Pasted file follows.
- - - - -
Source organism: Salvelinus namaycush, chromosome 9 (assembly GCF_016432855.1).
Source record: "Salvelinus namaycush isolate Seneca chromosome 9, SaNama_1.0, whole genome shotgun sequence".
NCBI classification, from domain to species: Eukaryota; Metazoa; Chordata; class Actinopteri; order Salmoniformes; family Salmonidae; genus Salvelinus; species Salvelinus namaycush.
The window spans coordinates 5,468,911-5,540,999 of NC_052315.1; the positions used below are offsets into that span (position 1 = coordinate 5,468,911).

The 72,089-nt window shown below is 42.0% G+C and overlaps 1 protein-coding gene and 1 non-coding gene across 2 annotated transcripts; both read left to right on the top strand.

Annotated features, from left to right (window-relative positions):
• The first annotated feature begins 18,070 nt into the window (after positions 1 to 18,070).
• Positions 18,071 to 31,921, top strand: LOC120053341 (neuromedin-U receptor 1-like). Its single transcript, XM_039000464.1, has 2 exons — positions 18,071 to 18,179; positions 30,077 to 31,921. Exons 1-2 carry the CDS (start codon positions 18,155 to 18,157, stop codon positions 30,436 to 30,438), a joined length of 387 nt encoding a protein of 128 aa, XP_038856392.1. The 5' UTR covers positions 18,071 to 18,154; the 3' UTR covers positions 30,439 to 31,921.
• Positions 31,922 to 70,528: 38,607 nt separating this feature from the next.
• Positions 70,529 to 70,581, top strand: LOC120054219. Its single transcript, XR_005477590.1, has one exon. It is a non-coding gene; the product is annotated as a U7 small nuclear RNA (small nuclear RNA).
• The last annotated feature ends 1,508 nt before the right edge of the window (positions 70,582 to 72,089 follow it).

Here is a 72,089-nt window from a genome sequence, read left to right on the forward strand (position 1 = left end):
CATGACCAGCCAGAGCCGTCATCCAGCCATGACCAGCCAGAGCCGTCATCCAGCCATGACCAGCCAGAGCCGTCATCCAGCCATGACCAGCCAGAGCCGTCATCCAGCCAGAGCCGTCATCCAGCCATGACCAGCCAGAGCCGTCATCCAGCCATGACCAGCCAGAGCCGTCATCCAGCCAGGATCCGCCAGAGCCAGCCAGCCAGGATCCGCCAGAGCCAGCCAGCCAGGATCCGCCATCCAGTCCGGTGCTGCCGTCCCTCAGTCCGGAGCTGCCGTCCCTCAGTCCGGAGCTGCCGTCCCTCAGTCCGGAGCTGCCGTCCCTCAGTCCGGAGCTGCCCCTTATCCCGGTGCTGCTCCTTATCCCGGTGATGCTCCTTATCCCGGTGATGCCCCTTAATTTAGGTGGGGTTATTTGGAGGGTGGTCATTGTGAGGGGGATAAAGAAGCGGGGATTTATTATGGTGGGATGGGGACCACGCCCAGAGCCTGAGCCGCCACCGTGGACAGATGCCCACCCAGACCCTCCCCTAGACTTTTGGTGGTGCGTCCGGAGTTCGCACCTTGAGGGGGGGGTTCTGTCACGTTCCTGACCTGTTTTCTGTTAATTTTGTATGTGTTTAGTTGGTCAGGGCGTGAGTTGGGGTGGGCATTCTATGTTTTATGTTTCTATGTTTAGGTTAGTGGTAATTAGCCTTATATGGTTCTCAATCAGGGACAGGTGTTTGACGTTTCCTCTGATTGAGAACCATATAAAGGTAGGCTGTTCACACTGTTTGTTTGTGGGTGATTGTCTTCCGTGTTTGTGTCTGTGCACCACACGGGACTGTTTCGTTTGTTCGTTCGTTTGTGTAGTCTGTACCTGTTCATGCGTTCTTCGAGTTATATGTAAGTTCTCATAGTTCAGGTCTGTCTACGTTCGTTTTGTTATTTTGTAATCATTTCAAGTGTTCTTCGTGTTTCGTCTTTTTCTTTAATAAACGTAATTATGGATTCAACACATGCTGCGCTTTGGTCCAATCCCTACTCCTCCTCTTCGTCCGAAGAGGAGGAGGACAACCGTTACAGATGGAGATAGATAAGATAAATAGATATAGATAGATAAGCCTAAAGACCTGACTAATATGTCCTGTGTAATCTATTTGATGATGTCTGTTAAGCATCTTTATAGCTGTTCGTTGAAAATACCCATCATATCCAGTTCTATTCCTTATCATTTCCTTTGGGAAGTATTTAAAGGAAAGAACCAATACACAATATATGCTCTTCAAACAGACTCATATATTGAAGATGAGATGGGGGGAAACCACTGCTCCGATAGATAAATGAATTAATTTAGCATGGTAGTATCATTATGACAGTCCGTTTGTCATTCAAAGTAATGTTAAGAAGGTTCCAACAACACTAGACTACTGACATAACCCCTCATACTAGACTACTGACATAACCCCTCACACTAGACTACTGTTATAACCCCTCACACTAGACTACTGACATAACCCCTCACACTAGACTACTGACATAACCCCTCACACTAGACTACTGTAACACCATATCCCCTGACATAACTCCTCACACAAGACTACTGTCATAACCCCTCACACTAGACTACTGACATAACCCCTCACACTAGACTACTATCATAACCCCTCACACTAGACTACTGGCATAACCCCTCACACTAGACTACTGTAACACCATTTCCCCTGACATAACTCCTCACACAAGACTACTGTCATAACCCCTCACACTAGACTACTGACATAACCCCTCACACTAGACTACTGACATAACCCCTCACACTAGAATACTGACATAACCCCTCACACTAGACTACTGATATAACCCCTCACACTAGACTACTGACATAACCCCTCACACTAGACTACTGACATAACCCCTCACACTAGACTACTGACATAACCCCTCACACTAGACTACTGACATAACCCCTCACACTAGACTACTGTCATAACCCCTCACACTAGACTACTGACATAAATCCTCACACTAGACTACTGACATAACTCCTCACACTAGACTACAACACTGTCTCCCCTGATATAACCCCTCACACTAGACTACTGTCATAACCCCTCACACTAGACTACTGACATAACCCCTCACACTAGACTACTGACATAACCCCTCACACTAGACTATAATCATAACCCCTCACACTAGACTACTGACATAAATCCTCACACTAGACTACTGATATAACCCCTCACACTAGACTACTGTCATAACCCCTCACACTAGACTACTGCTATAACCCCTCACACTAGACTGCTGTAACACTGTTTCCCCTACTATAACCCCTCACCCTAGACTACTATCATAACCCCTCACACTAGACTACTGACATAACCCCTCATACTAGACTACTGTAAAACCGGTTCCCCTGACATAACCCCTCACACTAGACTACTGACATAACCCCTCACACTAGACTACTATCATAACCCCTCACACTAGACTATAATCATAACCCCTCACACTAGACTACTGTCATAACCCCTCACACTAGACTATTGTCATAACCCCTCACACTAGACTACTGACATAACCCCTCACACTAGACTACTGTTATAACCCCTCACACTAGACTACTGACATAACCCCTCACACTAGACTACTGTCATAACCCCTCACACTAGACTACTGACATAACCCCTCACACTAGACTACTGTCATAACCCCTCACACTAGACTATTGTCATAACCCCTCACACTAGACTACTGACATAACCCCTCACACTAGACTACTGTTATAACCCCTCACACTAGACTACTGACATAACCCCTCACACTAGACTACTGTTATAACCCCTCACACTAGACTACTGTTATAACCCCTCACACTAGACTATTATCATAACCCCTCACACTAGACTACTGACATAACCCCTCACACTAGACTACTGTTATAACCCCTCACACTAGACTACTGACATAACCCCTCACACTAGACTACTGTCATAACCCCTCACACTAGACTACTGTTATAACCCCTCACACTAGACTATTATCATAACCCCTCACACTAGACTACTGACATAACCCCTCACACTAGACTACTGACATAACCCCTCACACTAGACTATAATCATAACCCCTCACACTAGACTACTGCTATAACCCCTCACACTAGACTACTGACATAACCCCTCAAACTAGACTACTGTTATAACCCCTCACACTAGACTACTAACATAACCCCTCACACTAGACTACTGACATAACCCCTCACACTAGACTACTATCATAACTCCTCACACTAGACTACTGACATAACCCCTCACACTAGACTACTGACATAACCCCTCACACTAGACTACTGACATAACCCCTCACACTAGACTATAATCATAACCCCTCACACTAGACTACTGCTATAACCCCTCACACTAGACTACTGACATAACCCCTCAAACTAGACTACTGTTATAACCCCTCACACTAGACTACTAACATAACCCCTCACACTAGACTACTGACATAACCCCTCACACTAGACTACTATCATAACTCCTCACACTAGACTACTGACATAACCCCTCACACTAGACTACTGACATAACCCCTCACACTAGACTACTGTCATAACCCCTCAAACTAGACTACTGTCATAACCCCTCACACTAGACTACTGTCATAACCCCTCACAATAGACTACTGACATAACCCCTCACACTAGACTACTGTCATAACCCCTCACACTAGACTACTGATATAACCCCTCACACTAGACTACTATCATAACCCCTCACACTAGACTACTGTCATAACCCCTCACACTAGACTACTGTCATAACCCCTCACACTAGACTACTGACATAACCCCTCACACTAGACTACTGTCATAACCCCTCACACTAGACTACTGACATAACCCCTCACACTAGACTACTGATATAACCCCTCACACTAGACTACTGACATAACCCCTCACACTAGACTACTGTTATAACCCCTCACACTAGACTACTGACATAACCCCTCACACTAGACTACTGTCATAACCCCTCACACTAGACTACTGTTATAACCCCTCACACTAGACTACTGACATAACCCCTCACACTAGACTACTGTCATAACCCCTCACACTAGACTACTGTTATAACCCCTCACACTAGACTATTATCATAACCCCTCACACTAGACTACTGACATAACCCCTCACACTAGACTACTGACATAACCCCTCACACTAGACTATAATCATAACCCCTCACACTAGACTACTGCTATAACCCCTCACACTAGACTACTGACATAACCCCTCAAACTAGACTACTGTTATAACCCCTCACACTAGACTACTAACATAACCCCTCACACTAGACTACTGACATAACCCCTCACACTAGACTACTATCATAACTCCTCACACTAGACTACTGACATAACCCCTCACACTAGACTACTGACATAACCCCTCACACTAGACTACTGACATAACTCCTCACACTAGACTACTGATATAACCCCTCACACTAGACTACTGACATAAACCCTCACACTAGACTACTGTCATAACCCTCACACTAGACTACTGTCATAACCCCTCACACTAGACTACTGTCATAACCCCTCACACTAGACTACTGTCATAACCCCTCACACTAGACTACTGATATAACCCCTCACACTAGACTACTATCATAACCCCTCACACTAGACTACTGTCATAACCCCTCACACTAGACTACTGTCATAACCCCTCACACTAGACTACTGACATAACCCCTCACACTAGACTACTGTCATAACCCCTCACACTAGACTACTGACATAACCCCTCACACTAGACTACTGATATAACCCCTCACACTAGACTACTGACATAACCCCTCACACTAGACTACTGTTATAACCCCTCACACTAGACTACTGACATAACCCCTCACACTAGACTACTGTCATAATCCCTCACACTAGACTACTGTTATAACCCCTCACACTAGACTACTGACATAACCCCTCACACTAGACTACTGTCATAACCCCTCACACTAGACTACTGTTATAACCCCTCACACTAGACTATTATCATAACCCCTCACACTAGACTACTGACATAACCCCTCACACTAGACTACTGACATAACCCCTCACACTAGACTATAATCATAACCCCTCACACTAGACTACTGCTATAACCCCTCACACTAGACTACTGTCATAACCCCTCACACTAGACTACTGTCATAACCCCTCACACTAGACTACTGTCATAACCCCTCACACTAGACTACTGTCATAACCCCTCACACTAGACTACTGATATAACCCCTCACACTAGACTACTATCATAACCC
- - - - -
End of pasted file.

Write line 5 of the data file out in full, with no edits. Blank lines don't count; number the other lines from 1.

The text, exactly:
The 72,089-nt window shown below is 42.0% G+C and overlaps 1 protein-coding gene and 1 non-coding gene across 2 annotated transcripts; both read left to right on the top strand.